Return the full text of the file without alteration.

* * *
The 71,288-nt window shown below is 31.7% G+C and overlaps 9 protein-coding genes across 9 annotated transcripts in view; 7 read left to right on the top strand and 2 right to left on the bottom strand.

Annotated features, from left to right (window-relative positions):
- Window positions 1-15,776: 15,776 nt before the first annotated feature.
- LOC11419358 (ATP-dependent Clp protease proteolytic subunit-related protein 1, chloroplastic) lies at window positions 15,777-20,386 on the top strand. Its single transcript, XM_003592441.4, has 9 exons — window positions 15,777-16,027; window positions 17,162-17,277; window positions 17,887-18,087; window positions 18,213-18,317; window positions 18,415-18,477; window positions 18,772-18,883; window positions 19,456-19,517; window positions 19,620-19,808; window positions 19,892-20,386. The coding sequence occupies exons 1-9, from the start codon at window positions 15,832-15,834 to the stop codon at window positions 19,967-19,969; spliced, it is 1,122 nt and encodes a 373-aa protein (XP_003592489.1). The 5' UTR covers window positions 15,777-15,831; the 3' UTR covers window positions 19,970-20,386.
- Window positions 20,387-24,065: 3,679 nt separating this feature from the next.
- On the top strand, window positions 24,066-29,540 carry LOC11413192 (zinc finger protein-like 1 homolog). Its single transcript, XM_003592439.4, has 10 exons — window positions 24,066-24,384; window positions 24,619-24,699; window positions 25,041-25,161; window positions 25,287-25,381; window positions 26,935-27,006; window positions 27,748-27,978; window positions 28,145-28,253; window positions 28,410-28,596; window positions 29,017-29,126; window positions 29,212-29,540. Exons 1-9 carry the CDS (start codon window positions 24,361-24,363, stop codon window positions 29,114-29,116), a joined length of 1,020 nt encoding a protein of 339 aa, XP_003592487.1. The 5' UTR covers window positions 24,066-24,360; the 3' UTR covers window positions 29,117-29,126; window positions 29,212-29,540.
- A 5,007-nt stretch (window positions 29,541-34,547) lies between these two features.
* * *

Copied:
The 71,288-nt window shown below is 31.7% G+C and overlaps 9 protein-coding genes across 9 annotated transcripts in view; 7 read left to right on the top strand and 2 right to left on the bottom strand.

Annotated features, from left to right (window-relative positions):
- Window positions 1-15,776: 15,776 nt before the first annotated feature.
- LOC11419358 (ATP-dependent Clp protease proteolytic subunit-related protein 1, chloroplastic) lies at window positions 15,777-20,386 on the top strand. Its single transcript, XM_003592441.4, has 9 exons — window positions 15,777-16,027; window positions 17,162-17,277; window positions 17,887-18,087; window positions 18,213-18,317; window positions 18,415-18,477; window positions 18,772-18,883; window positions 19,456-19,517; window positions 19,620-19,808; window positions 19,892-20,386. The coding sequence occupies exons 1-9, from the start codon at window positions 15,832-15,834 to the stop codon at window positions 19,967-19,969; spliced, it is 1,122 nt and encodes a 373-aa protein (XP_003592489.1). The 5' UTR covers window positions 15,777-15,831; the 3' UTR covers window positions 19,970-20,386.
- Window positions 20,387-24,065: 3,679 nt separating this feature from the next.
- On the top strand, window positions 24,066-29,540 carry LOC11413192 (zinc finger protein-like 1 homolog). Its single transcript, XM_003592439.4, has 10 exons — window positions 24,066-24,384; window positions 24,619-24,699; window positions 25,041-25,161; window positions 25,287-25,381; window positions 26,935-27,006; window positions 27,748-27,978; window positions 28,145-28,253; window positions 28,410-28,596; window positions 29,017-29,126; window positions 29,212-29,540. Exons 1-9 carry the CDS (start codon window positions 24,361-24,363, stop codon window positions 29,114-29,116), a joined length of 1,020 nt encoding a protein of 339 aa, XP_003592487.1. The 5' UTR covers window positions 24,066-24,360; the 3' UTR covers window positions 29,117-29,126; window positions 29,212-29,540.
- A 5,007-nt stretch (window positions 29,541-34,547) lies between these two features.